The author is Sonia Shah and the subtitle is How Malaria has Ruled Humankind for 500,000 Years. Excerpt:
The mosquito's immune system instinctively attacks the parasite, encapsulating the intruder in scabs and bombarding it with toxic chemicals. To survive, the parasite must unleash armies of progeny in such massive numbers that fighting it off becomes more trouble than it's worth. Male and female forms of the parasite, called gametocytes, then fuse, and the resulting parasites create cysts that cling to the walls of the bug's gut. (The spasmodic waving of the male gametocyte's long tail, which precedes the act of fusing with the female — yes, this microbe reproduces sexually as well as asexually — is called exflagellation.) Tens of thousands of slithering threads explode from the cysts and swarm up to the mosquito's salivary gland. This is the form of parasite must take to infect human beings. Malariologists call it the sporozoite. When a mosquito starts a blood feed, some two dozen slivery sporozoites will escape into their next host.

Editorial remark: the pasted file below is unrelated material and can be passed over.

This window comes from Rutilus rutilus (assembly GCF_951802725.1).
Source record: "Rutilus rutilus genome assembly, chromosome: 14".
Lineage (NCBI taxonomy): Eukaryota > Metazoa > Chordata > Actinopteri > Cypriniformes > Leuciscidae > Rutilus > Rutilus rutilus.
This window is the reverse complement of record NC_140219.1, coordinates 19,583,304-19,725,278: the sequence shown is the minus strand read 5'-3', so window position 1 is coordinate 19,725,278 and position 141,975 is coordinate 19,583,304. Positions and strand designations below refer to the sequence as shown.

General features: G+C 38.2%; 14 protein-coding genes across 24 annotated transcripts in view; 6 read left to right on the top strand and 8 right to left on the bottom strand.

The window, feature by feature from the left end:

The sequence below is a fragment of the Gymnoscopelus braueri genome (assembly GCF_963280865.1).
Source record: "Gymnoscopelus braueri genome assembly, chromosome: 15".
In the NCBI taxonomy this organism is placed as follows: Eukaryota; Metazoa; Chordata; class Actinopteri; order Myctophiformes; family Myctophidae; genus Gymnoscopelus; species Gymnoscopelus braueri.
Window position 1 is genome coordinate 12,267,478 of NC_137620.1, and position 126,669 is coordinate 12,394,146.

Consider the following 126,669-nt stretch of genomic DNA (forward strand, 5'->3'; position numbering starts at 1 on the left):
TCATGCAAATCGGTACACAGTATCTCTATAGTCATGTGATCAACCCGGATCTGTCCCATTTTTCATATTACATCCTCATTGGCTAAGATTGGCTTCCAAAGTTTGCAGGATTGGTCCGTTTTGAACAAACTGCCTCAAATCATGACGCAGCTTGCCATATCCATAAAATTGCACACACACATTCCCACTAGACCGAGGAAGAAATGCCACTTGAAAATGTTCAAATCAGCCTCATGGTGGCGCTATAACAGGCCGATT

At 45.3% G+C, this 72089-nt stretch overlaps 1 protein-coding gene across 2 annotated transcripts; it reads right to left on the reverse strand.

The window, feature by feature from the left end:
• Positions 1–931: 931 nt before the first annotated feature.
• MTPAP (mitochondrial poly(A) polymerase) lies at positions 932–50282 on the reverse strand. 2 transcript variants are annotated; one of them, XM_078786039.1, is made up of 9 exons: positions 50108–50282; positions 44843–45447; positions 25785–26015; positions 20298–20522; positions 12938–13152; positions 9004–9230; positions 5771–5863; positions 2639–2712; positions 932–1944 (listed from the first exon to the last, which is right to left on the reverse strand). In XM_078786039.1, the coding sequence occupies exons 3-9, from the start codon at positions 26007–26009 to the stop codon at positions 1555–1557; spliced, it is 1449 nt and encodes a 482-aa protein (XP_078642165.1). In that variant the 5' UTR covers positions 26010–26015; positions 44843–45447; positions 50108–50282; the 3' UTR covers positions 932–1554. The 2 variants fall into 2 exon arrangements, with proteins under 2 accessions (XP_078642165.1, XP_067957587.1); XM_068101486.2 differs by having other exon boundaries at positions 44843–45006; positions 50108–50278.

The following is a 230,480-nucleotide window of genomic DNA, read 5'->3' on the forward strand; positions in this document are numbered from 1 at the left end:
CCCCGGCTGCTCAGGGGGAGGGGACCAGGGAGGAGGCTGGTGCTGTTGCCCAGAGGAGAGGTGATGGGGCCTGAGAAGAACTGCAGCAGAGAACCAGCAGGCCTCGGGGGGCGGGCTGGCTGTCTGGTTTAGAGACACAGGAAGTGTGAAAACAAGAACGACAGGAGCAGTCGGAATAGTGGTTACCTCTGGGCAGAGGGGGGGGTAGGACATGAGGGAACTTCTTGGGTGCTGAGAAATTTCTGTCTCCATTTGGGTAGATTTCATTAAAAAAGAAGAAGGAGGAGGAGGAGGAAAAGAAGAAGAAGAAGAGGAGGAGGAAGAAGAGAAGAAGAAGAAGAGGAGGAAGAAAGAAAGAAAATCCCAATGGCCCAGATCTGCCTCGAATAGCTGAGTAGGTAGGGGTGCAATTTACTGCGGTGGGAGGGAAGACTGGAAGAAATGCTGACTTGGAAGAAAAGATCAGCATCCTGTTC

It's an excellent book. There is a short review and excerpt here.